I don’t want to give the impression that the conference was a complete freak show because it wasn’t like that at all. I spoke with longtime friend Adam Bonin who informed me that it was the biggest conference they had ever held, and it was extremely well organized with many excellent panels. What it wasn’t, however, was anything close to what it had been in the beginning back in 2006 in Las Vegas. Daily Kos began as an unapologetically pro-Democratic Party community where ideological fights were discouraged. The biggest influx of users I ever had at Booman Tribune came after founder Markos Moulitsas dismissed the “sanctimonious women’s studies set” who objected to sexist advertising on his site and told them to go find another home. Now the conference he inspired was setting a new standard for sanctimony. It was hard to find much of the original purpose.
For one thing, there was almost no cognizance of how the whole thing worked as a successful political movement. When we started, we wanted tools to help us do what the party and the media were not doing, which was making the case against the Republicans to the American public and winning them over to our side. This conference made some pretenses in that direction, but was basically indifferent to whether their positions were tenable for Democratic candidates in most contested districts and states. They seemed more interested in policing each other than in convincing outsiders. For all the worthy panels on climate change and immigration and gun violence and the rights of disabled people or the LGBTQ community, there was little recognition that beating the Republicans is the first prerequisite for making progress.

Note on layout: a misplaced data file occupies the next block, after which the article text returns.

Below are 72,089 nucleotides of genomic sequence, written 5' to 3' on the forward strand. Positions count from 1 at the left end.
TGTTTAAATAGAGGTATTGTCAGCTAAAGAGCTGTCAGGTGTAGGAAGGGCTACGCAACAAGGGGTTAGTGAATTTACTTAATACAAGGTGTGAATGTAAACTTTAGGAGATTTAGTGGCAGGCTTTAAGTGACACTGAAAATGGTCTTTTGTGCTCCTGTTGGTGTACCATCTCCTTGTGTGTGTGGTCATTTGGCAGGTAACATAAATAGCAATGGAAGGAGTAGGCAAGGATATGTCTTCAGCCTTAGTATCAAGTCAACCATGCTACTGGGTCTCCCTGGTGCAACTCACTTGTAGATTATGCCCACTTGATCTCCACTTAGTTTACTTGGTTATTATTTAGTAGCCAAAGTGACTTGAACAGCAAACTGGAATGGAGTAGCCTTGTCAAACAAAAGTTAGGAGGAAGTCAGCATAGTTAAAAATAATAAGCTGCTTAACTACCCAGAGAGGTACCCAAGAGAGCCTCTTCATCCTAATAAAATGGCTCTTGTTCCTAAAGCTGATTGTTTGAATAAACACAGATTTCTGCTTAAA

I came into the Netroots from the world of community organizing. I know there is an inside game and an outside game. You can organize around issues or you can organize around power. There will always be a role for both. You can try to elect Democrats while also trying to reform the Democratic Party at the same time. That’s how I saw the mission at the start. That’s still how I see the mission. But that’s not a balance I see with Netroots Nation. They are not interested in reforming the system or overly concerned about short-term political consequences. They’re going for revolutionary change, damn the torpedos and full speed ahead.
Ten years ago, I left Netroots Nation when I concluded that they weren’t on my team. I still admire most of the people who run the thing and the vast majority of what they’re trying to do, but I see them as more of a liability in the fight against Trump than an asset. I think back to my job at ACORN and about the people in need that I want to help, and I know that most of them can’t relate to the convention’s culture at all. They’re my canary in a coal mine. I wish I didn’t feel that way, but I do.